Child abuse, rape charges filed against local family
The Major County District Attorney's Office filed a string of felony charges against a county family last week, alleging that family members engaged in abuse, rape and assault and battery against an adopted daughter.
Assistant District Attorney Tim Haworth filed the charges last Wednesday after receiving an extensive investigation report from his offices's investigator, Steve Tanio.
In his affidavit Tanio asserts that Penny Sue Tyler and husband Ardee Tyler abused their 12-year-old daughter the oldest of five girls that the couple adopted from Africa in August of 2005.
The state affidavit alleges that the Tylers disciplined the girl by tying her to a bed post overnight, by tying her to a stairway post and by forcing her sleep outside on a porch "when the outside temperature was very cold."
On one such instance the girl was tied to her bed over night for "stealing food," according to Tanio's affidavit.
The Tylers face one felony count each of child abuse charges that carry a possible penalty of between one year to life in jail and/or $500 to $5,000 in fines each.
The affidavit goes on to assert that the Tylers' adult son, who was a 15-year-old at the time of his alleged offense, carried his then nine-year-old adopted sister to his bedroom and sexually assaulted her.
The son now faces one felony charge of rape by instrumentation, a charge that carries a penalty of not less than five years in prison.
The Tylers adult daughter Nathania Dellare Tyler has also been charged with one misdemeanor charge of assault and battery for hitting her adopted sister in the back of the head.
The alleged offenses came to light after Penny Sue Tyler's sister, Barbara Thomas-Johnson, began proceedings to adopt the 12-year-old girl, and had moved the girl to her home in Highland, IL.
According to Tanio's affidavit, the girl confided in Thomas-Johnson after the move to Illinois, and related details of the alleged incidents of abuse and rape.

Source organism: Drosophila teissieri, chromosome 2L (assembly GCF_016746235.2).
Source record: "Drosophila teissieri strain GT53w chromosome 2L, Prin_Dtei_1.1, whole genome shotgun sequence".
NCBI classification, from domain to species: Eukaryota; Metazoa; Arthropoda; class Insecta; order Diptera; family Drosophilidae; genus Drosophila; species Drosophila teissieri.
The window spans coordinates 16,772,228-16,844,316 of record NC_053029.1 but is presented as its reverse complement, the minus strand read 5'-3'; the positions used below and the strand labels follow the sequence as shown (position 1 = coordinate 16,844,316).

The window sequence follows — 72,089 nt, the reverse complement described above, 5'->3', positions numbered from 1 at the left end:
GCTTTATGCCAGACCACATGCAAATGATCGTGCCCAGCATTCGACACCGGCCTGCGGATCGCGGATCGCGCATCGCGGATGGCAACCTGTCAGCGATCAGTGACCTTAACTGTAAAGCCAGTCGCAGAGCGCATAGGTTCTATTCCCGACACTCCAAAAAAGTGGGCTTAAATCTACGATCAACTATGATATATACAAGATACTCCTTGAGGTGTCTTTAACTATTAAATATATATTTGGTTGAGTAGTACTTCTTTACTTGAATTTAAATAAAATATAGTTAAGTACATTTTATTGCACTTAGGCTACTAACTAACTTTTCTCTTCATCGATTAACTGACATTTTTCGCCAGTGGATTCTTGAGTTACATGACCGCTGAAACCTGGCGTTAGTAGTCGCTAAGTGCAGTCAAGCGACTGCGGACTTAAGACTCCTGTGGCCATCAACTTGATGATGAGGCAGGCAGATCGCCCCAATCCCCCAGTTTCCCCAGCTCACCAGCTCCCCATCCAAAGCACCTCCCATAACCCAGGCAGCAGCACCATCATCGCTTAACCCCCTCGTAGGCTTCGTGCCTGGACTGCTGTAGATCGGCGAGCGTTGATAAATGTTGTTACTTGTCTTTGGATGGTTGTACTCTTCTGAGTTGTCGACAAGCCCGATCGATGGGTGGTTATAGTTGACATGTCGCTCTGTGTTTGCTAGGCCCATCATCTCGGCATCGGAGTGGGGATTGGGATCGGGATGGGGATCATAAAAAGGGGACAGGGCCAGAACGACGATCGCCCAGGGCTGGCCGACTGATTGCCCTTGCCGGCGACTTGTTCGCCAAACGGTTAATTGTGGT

A subsequent investigation conducted by a child welfare specialist with the Oklahoma Department of Human Services led to the case being forwarded to the district attorney.
Tanio stated in his affidavit that he had received hand-written admissions of the alleged offenses from Ardee Tyler and his adult son.
The Tylers and their son and daughter surrendered themselves into sheriff's custody last Wednesday, and were subsequently released on bond amounts ranging from $1,000 to $5,000.
DHS case workers initially declined to remove the four remaining adopted children from the Tyler household.
That situation changed this Monday, however, when Associate District Judge N. Vinson Barefoot signed an order instructing DHS to take the children into their care.
The four girls are currently being retained in DHS custody at an undisclosed location.
Major County Sheriff Steve Randolph stated Tuesday that an initial custody hearing for the four girls is expected next week.
The Tylers are currently permitted to visit the girls under the supervision of a DHS worker, according to Randolph.
The Tylers are scheduled for an initial court appearance on Oct. 29th in the Major County Courthouse.